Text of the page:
February 8th 1963. Here is XP831 on the deck of HMS Ark Royal after Hawker Test Pilot Bill Bedford had completed the deck landing. This was the first ever vertical landing of a fixed wing aircraft on an aircraft carrier and the last of significant milestones in the proving the prototype’s potential. 3 months later XP831 would crash at the Paris Airshow.
XP831 was the first prototype and had an interesting diary of “firsts”:
XP831 was delivered to Dunsfold in 1960 to commence static engine testing. On 31 August 1960, the Pegasus engine was run for the first time while inside the airframe. Some of the tests were performed from a purpose-built platform at the aerodrome which functioned to deflect the hot exhaust gases away from the aircraft during early hovering trials while more powerful versions of the engine were developed. On 13 October 1960, the first Pegasus flight engine, capable of generating 11,300 lb of thrust, was delivered to Dunsfold.
On 21 October 1960, the initial tethered flight, performed by XP831, was conducted at Dunsfold; at this stage of development, this feat had required the airframe to have been stripped of all extraneous weight and restrictions on the engine meant it could not be run at full power for more than 2.5 minutes at a time. Several tethered flights took place, partially so that the test pilots could familiarise themselves with the hovering controls. On 4th November, the first tethered flight without use of the auto-stabiliser system was accomplished.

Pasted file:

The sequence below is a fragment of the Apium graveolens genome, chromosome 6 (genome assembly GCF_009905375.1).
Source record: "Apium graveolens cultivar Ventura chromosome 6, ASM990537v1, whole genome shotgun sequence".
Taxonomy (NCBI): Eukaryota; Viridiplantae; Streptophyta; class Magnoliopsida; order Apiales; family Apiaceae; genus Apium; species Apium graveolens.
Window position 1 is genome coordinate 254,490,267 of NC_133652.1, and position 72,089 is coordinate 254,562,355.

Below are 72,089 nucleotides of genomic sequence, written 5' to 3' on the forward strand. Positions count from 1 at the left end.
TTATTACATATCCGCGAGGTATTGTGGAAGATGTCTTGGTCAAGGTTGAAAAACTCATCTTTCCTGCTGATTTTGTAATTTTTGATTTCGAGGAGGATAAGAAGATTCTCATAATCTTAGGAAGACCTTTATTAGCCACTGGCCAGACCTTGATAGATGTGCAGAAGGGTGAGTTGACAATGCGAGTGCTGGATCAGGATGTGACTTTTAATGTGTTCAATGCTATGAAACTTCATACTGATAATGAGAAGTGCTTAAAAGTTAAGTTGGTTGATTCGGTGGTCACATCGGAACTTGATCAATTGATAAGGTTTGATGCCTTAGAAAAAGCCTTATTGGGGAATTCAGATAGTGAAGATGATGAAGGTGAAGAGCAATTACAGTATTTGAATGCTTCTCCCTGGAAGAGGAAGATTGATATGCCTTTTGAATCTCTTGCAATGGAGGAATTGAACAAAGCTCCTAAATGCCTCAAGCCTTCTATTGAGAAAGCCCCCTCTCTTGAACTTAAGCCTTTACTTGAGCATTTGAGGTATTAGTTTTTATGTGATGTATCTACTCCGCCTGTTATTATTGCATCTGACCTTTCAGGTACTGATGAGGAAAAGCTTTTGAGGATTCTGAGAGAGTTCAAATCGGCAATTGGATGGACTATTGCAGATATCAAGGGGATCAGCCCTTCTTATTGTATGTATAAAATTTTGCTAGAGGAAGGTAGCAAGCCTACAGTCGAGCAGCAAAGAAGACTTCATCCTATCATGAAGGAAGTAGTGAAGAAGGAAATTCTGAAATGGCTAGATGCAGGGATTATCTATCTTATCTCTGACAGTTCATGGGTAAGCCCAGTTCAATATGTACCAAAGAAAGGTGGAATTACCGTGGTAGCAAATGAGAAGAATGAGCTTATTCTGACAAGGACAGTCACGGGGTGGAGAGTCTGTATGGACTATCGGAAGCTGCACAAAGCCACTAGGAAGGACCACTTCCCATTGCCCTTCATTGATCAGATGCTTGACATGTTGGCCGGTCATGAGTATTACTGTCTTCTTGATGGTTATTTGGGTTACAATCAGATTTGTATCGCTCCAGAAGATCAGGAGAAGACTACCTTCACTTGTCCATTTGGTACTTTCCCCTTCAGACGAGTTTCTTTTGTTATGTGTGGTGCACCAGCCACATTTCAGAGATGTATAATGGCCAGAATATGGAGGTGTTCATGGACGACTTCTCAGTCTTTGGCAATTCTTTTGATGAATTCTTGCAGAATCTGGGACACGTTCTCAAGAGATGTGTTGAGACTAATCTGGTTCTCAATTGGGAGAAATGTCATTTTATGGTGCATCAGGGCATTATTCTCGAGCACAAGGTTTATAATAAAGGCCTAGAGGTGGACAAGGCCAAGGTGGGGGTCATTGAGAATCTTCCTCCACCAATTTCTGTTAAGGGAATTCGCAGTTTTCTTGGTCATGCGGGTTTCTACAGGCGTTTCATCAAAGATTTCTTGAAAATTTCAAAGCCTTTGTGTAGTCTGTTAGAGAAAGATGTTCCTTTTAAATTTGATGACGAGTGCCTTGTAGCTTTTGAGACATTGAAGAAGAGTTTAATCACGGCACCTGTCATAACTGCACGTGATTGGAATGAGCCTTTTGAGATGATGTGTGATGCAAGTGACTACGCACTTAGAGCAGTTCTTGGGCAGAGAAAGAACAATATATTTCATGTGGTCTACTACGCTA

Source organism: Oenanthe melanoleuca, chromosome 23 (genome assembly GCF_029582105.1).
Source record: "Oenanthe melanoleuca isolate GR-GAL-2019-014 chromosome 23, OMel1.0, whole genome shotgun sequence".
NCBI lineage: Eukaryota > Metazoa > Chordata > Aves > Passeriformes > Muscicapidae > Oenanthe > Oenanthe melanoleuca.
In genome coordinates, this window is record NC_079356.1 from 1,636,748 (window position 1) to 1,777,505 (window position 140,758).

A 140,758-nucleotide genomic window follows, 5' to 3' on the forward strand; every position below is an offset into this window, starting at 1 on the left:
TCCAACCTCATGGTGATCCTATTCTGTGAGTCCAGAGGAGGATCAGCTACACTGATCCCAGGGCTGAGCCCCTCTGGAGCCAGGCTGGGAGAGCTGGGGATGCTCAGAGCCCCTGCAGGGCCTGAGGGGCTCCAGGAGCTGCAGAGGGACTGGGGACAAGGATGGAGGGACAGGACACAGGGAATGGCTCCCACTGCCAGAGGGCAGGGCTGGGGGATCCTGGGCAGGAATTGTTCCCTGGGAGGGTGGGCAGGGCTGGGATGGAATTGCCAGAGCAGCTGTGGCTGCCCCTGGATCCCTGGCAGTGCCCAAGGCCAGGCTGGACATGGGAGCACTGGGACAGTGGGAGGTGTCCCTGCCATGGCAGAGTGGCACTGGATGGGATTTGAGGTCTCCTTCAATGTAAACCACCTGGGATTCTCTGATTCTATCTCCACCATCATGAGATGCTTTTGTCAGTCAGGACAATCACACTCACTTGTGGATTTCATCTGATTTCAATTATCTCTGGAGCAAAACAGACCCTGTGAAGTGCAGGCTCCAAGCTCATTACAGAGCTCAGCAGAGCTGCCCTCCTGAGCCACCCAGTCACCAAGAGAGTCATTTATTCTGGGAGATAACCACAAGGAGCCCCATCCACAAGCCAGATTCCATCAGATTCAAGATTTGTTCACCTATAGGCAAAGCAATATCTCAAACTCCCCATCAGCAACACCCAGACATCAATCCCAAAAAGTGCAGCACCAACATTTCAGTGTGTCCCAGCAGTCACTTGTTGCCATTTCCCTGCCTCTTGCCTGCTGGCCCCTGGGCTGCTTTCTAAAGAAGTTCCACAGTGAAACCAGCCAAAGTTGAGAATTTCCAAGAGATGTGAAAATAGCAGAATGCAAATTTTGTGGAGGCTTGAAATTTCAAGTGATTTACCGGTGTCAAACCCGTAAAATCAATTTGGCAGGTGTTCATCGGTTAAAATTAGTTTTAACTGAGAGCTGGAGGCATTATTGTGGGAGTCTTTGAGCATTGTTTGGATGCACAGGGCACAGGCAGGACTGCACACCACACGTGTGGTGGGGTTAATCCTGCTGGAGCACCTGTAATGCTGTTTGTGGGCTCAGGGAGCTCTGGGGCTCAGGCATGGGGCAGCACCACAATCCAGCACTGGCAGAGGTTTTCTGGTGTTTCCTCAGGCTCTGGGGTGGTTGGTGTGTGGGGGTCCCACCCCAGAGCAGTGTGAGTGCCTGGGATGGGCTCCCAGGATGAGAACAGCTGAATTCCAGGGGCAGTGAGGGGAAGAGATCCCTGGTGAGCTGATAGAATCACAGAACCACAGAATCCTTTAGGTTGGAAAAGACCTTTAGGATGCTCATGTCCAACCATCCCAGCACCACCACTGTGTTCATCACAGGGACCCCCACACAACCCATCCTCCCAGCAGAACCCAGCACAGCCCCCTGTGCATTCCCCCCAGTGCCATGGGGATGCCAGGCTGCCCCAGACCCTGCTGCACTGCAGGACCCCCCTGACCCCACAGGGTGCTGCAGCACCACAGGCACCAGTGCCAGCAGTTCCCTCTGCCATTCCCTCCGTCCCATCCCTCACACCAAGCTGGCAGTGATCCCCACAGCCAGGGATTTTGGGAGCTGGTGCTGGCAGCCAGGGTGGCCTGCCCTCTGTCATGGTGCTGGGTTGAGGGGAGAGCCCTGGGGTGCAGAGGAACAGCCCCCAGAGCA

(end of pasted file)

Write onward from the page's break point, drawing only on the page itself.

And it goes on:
On 19 November 1960, the first un-tethered free-flight hover of XP831 was achieved; a week later, the first publicity photos of the P.1127 were released.
On 13 February 1961, XP831 performed its first conventional flight, flown by Bill Bedford and lasting for 22 minutes. Soon after this, XP831 was refitted with a new model of the Pegasus engine, capable of generating 12,000 lb of thrust, prior to embarking on new hovering trials in May 1961. In June, XP831 attained another milestone in the program when it performed the first transition from vertical hover to horizontal flight, initially flying the length of Dunsfold’s runway at a height of 50 meters.
In 1963, following the successful landing on HMS Ark Royal, XP831 publicly crashed at the Paris Airshow. The accident had been caused by a speck of dirt in the air feed lines of the nozzle control motor, which had caused the engine nozzles to stick. XP831 was later fully repaired and resumed development flying. The pilot survived.
XP831 survives and is now in the Science Museum London.